Emotet is run by a group tracked in the security industry as TA542 and one of its main customers was the group behind TrickBot, another botnet that was known for distributing the notorious Ryuk ransomware. The Emotet / TrickBot / Ryuk relationship is well known in the security industry and organizations have been repeatedly warned to take Emotet and TrickBot infections on their networks seriously because they are a precursor to ransomware.
TrickBot command-and-control servers were targeted in a separate Microsoft-led industry takedown operation in October, but the botnet is not completely dead and new TrickBot samples continued to be distributed by Emotet after Microsoft’s action. Other cybercrime gangs that use other malware programs, for example Qbot, also rely on Emotet for distribution.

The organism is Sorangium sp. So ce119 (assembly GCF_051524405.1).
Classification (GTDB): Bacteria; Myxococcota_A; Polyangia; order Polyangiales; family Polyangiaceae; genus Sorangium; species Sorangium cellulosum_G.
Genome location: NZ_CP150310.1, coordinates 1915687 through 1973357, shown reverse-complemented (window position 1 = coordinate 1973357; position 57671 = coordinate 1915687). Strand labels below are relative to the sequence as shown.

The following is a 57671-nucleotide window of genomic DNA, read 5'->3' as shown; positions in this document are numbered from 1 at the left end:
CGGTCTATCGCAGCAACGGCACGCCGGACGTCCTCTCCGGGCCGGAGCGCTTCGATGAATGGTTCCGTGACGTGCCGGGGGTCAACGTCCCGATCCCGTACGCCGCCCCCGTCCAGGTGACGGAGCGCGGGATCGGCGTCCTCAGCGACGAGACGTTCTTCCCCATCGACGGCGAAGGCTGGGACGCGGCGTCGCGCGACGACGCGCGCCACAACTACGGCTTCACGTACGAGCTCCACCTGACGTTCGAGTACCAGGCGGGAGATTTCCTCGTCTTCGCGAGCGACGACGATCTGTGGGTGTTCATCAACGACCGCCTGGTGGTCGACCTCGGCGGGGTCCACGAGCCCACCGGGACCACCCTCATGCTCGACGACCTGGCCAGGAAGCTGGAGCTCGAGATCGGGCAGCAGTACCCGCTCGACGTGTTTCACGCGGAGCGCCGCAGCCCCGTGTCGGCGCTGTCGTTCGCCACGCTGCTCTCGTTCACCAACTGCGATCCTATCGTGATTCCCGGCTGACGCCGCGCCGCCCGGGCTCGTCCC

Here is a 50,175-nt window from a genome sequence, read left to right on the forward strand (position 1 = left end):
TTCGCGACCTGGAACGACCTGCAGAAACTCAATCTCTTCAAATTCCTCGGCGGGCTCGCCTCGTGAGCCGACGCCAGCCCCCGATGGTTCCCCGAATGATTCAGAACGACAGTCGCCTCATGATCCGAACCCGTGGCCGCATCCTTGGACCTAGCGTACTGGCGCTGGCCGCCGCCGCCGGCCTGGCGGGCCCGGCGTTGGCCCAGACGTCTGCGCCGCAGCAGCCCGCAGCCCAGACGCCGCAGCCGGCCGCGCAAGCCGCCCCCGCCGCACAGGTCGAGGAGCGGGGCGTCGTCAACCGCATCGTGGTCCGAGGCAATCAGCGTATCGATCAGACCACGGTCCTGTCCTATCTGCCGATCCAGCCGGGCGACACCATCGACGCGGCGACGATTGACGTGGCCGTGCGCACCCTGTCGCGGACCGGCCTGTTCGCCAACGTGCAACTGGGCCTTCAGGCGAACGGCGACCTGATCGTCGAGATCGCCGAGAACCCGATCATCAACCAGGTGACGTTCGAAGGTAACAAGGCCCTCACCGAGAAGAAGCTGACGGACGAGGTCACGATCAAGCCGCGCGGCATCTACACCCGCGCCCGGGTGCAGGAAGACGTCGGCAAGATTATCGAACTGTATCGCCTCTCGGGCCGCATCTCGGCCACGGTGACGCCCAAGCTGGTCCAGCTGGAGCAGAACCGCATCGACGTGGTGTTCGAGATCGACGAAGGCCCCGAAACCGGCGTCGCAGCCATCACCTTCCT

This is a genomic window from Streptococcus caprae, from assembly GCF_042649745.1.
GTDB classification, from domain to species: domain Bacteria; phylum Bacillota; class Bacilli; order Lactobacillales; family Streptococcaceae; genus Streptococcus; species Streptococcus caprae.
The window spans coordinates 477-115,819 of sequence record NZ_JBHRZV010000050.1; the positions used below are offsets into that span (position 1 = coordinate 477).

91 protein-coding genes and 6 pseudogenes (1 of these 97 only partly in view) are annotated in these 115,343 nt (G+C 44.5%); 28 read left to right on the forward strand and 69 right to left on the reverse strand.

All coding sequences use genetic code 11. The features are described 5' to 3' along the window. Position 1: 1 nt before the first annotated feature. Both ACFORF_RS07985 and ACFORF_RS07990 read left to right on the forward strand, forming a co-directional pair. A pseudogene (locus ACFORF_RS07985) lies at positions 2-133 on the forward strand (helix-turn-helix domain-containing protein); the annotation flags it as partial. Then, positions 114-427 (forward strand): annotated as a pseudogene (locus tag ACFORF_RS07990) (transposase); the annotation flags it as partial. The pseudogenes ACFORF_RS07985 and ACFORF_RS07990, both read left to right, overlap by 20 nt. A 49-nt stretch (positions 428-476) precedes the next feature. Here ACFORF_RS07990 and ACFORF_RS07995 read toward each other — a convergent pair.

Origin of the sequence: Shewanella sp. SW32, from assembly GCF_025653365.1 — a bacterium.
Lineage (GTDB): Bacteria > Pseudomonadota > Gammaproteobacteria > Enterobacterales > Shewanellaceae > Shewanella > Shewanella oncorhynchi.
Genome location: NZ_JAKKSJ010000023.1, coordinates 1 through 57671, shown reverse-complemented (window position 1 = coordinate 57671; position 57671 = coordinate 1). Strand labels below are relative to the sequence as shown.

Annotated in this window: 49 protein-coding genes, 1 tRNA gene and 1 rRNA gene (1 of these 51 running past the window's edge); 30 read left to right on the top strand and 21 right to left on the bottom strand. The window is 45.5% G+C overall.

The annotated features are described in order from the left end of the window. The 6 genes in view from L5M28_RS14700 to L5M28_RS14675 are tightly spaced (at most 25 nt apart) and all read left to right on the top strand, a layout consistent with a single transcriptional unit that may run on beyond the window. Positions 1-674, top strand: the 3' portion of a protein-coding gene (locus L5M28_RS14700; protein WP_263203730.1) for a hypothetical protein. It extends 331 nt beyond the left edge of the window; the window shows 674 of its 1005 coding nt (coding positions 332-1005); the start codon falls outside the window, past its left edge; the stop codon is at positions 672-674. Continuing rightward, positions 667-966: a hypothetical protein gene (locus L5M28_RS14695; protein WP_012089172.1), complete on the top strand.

Emotet itself is primarily distributed through spam emails that use social engineering to trick users into opening Word documents with malicious macros, rogue PDF files or URLs that lead to infected Word files. TA542 spam campaigns use generic lures such as invoices and other financial documents, but also try to exploit global or regional events such as the COVID-19 pandemic. The group uses advanced techniques to increase its chances of success, such as threat hijacking, where emails pose as replies to legitimate conversations the Trojan stole from infected computers, or addressing the recipients by their real name and including their job titles and company names in the subject.